After cutting off contact with Brendan, Kristina continues to date Chase and also befriends a fellow student named Robyn, who uses crank in order to keep up with her schoolwork and many extracurricular activities and who teaches Kristina to smoke crank. As Kristina's addiction worsens, her mother and stepfather, Marie and Scott, begin to recognize that something is wrong but remain unaware of the extent of the problem. Kristina begins to spend a great deal of time on the Avenue, the area by the high school where the smokers hang out, and her grades and attendance suffer greatly. On her seventeenth birthday, she goes out with Chase, takes ecstasy, and for the first time tries injecting crank intravenously. Grounded for staying out too late, she sneaks out one night and is picked up by a police officer, who takes her to a juvenile detention facility. There, she meets a girl who helps put her in contact with a drug trafficker, from whom she buys large quantities of crank with the intention of dealing the drug. Not long after, Kristina learns that she is pregnant and realizes that Brendan is the father. Although she initially plans to get an abortion, she instead decides to keep the baby and works to stay drug-free throughout the pregnancy, although she admits to slipping up a few times. At the novel's conclusion, Kristina has given birth to a son, Hunter, and is taking care of him with her family's support. However, her lingering cravings for crank indicate that her battle with the monster is not yet over.

Critical Evaluation

A deeply personal work, Crank is loosely based on the experiences of author Ellen Hopkins's daughter Cristal, who became addicted to methamphetamine as a teenager. Building off of her knowledge of her daughter's experiences as well as her own perspective as Cristal's mother, Hopkins crafts a compelling depiction of the enticing early stages of drug use and the devastating events that can occur during and after the descent into full-blown addiction. Due in part to Hopkins's firsthand knowledge, the novel is highly realistic and serves as both a cautionary tale that seeks to deter teens from experimentation with drugs and as a source of support and comfort for families affected by similar "monsters" to demonstrate that they are not alone.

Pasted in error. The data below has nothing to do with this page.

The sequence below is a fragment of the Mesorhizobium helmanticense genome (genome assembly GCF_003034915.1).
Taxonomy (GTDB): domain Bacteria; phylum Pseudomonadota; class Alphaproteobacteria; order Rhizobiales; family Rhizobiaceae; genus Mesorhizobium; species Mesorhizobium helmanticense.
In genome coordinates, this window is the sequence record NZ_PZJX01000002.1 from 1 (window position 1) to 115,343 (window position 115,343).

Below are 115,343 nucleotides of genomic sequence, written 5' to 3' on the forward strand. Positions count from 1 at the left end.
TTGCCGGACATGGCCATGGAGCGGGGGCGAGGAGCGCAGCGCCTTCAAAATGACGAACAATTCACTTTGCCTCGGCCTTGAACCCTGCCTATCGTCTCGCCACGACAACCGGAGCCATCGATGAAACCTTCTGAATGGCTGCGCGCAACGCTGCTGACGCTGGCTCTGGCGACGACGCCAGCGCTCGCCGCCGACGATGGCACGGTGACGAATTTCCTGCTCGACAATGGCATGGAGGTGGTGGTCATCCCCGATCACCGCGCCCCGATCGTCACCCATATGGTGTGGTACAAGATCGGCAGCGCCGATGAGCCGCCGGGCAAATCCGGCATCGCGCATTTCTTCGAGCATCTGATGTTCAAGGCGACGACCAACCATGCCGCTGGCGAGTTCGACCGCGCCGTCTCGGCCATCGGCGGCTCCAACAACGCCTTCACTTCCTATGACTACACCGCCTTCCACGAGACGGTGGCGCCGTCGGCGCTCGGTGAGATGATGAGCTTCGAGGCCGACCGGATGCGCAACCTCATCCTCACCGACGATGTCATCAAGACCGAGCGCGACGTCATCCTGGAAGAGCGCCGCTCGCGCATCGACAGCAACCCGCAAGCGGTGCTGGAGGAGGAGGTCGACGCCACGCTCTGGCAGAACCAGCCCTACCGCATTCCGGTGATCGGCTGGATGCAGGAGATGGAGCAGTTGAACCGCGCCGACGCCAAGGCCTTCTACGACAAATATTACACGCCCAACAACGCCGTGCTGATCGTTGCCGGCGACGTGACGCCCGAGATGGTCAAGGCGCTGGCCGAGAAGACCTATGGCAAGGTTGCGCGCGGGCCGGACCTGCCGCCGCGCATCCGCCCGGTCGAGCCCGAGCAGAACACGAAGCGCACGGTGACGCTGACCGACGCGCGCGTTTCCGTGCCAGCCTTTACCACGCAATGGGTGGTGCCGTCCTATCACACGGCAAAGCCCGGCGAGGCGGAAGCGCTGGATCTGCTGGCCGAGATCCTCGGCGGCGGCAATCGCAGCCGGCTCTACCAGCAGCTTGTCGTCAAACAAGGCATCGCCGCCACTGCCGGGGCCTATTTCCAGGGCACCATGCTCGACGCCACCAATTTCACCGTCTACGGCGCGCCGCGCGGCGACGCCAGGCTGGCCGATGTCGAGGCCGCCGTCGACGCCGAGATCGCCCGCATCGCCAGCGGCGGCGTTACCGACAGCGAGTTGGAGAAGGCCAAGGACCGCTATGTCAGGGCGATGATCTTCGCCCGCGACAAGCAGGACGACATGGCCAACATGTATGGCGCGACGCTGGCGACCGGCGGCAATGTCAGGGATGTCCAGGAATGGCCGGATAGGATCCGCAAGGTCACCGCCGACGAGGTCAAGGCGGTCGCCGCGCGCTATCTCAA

In addition to its realism, Crank is particularly striking in its use of verse rather than traditional prose. The novel consists of numerous short chapters written as poetry, which differ in length, structure, and format on the page. The poems provide a beautiful counterpoint to the harsh reality of the novel's events. Through the strategic use of punctuation, spacing, and other formatting within the poems, the text draws tangible boundaries between Kristina and her alter ego, Bree, and between Kristina and everyone else she encounters. By writing Crank in verse, Hopkins created an absorbing and evocative portrait of drug addiction and the manner in which it transforms people and overwhelms everything in its path.

Further Reading

  • Alter, Alexandra. "A Banned and Best-Selling Author." The Wall Street Journal, 12 Sept. 2013, www.wsj.com/articles/SB10001424127887324094704579067531035576264. Accessed 28 Feb. 2017.
  • Review of Crank, by Ellen Hopkins. Kirkus, 20 May 2010, www.kirkusreviews.com/book-reviews/ellen-hopkins/crank. Accessed 28 Feb. 2017.
  • Review of Crank, by Ellen Hopkins. Publishers Weekly, vol. 251, no. 44, 1 Nov. 2014, pp. 63–4. EBSCOhost, search.ebscohost.com/login.aspx?direct=true&db=lkh&AN=14940397&site=lrc-plus. Accessed 28 Feb. 2017.